The moment is here. You have researched and asked colleagues how much they make. Your value is defined. You have examples for how you add value and how you will add value in the future. What you want is specifically defined. Potential counterarguments and counteroffers have been practiced. You are calm and collected because you directed your emotions into the process of asking for more. You are sure of your worth.
Check out this post to focus on the things you can control:
And If That Doesn’t Work?
Just as you’ve read in this article, there are specific methods that are considered Negotiation Best Practices.
Negotiation Best Practice:
Instead of: “John gets paid $X. I should get paid $X, too.”
Try: I’ve added value by increasing revenue by $A, brought in a new client base that increased sales to $B and I created a new system to track lost customers, which led to a 22% increase in retention.
As a top performer, focus on how you bring value with tangible examples. Then ask for what you want.
*But… there is no disputing that the above example is a completely valid argument. If there is a pay disparity, you should be privy as to why. (If it were fair… why would it need to be a secret?)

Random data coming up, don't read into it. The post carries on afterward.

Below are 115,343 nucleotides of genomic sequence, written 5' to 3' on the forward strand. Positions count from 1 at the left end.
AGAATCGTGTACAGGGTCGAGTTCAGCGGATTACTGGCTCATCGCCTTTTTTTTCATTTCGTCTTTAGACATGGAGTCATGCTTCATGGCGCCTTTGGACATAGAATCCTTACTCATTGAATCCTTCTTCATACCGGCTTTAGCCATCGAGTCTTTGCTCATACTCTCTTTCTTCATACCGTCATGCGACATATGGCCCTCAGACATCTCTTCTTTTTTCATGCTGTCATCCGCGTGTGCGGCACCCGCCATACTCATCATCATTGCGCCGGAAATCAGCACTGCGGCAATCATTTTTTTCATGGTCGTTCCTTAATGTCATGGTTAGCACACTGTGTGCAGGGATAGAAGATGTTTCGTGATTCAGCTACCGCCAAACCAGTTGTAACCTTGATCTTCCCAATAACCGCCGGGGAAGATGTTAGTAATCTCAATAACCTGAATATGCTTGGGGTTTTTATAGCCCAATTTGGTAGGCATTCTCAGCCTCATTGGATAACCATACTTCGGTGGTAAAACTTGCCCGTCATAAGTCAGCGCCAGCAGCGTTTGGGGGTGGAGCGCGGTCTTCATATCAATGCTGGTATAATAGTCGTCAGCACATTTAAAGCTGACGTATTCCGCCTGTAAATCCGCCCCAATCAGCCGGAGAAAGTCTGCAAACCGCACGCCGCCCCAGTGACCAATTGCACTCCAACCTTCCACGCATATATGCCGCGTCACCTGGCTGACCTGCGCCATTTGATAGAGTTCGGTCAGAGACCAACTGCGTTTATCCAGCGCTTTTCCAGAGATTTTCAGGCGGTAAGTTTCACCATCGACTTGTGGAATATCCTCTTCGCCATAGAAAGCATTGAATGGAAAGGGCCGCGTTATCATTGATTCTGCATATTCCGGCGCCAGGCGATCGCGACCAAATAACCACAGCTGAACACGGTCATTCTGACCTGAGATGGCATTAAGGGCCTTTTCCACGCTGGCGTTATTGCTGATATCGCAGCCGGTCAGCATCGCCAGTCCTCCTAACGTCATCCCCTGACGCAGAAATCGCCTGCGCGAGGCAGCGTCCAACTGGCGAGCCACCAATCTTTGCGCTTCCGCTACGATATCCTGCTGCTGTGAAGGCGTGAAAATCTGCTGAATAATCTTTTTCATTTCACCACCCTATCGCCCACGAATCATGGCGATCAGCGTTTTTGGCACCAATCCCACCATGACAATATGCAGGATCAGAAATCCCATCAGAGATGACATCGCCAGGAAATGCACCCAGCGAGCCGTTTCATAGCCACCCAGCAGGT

Whether this works in real-life scenarios is another story. *But keep in mind that there ARE times and places where this is completely appropriate. Take your unique situation into consideration and make the best decision for your situation. While it can be a scary and potentially risky, speaking up about these types of situations is how we create change.
It could even be as simple as inquiring about the pay structure of the organization and what pay is based off.
Check out this post for more tips:
You’ve got this. These 7 steps can help you with your next negotiation. Negotiate for your worth.
7 Steps to Take: The Quick List
To read more about what steps you need to take when negotiating, check out the blog post: When You Negotiate Make Sure You Complete These 8 Items
If you want weekly motivation and negotiation tips, sign up for blog posts and for daily inspiration follow @negotiatethis on Instagram. You got this.
Pink, Daniel (2020). Daniel Pink Teaches Sales and Persuasion. MasterClass.
Disclaimer: While the contents of this post and blog come from research and personal experience, each experience, situation and/or person has their own unique circumstances. This is not negotiation, financial or any other form of legitimate or official advice from an expert. Each individual should do their own independent, comprehensive research. Negotiation, career and all other decisions are the sole responsibility of each individual or party. Details found on the blog and in individual posts are opinions and should be treated as such for entertainment purposes only. Read further disclaimer information in the footer and on the Disclaimer page.